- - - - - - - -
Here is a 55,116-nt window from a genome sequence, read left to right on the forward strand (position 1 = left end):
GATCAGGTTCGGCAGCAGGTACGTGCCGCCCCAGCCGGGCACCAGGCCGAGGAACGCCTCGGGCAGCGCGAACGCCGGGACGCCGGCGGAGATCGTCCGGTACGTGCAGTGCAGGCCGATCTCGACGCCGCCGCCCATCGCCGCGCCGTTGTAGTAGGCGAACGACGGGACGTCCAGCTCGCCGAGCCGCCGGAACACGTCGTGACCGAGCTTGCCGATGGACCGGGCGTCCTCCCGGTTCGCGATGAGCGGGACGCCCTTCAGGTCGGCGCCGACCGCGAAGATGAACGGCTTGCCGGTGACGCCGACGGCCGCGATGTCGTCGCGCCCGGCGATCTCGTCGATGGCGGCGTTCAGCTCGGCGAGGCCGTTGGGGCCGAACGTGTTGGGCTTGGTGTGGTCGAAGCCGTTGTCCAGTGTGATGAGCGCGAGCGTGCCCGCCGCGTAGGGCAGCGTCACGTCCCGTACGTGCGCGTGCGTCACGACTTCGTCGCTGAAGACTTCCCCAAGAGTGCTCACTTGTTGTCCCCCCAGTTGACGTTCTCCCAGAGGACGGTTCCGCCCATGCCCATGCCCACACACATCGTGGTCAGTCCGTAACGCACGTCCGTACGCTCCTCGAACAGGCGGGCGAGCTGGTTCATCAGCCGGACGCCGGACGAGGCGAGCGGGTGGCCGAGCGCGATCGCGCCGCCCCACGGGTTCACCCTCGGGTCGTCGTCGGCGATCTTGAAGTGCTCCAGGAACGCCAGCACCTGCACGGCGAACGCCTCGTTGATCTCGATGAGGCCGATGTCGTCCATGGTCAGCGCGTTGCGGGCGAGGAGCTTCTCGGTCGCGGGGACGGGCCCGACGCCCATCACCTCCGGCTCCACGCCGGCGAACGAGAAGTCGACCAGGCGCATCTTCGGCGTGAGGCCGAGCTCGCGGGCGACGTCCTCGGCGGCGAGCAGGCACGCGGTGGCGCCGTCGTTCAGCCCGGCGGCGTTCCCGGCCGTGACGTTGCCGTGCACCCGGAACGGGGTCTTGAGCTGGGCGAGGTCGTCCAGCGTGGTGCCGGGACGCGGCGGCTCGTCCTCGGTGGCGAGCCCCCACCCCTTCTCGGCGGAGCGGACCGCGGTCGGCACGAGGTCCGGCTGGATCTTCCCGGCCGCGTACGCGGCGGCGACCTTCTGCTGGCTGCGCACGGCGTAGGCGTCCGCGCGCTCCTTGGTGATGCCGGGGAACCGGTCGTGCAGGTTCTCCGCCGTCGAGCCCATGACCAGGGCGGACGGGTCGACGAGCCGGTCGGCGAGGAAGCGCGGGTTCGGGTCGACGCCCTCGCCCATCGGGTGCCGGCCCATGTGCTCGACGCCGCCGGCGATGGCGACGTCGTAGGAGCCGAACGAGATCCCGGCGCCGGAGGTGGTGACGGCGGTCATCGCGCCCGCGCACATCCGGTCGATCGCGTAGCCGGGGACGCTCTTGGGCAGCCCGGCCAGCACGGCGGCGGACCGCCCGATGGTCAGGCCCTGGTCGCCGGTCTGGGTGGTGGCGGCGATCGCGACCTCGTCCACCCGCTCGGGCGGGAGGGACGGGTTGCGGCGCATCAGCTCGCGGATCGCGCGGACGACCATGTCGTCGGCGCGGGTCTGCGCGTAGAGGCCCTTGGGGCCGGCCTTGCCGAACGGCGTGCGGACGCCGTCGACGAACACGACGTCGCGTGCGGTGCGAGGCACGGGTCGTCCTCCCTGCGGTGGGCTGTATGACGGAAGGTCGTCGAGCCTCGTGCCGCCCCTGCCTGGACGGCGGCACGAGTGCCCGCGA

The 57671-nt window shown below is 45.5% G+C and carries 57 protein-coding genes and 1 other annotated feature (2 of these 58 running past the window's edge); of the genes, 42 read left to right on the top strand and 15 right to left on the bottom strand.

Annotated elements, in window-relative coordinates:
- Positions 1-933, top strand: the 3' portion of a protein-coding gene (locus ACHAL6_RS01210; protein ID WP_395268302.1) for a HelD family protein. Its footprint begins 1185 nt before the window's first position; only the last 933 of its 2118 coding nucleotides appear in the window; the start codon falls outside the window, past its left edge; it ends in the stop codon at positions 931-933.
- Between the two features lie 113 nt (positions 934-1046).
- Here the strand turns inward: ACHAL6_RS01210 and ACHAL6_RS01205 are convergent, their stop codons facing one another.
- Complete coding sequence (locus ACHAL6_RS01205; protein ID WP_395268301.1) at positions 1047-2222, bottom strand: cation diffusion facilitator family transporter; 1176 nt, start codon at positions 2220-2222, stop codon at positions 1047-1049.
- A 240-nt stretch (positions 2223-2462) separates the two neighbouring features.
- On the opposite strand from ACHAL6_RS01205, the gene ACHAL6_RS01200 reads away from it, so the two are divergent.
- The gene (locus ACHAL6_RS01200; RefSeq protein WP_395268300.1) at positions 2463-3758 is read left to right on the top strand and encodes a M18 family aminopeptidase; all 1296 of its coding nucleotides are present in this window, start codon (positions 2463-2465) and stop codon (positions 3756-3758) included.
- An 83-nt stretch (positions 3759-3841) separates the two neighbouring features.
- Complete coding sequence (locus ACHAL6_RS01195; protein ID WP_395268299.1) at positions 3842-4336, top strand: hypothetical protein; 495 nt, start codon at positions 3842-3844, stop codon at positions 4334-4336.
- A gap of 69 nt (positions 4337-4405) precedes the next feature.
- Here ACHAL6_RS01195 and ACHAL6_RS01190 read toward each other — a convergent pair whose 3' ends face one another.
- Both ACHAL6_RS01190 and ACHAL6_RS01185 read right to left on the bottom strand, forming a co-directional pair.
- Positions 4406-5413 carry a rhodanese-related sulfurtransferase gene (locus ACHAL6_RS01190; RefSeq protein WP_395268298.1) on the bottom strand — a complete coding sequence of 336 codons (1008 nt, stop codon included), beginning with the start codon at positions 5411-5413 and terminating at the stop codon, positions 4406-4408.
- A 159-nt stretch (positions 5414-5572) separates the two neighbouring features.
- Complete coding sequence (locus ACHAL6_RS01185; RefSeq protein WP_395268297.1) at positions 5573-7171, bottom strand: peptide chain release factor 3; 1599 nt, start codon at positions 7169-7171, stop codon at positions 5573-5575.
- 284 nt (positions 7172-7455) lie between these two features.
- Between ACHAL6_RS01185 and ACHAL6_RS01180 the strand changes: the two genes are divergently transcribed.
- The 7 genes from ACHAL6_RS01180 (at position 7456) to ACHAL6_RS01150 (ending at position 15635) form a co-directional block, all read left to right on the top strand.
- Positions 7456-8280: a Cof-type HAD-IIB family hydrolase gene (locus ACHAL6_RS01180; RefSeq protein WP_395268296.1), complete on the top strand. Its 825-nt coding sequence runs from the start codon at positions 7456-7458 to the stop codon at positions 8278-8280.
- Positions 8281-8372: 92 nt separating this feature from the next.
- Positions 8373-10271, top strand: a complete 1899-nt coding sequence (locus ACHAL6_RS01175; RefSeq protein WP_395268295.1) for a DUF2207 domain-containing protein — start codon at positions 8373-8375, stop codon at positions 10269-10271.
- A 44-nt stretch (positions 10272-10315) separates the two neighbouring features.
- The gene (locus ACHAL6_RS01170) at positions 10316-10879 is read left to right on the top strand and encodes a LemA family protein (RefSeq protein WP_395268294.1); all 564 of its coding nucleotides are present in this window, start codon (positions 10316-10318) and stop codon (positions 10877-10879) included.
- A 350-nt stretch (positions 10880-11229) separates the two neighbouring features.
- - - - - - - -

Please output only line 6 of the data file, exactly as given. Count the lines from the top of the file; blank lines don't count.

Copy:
- Between the two features lie 113 nt (positions 934-1046).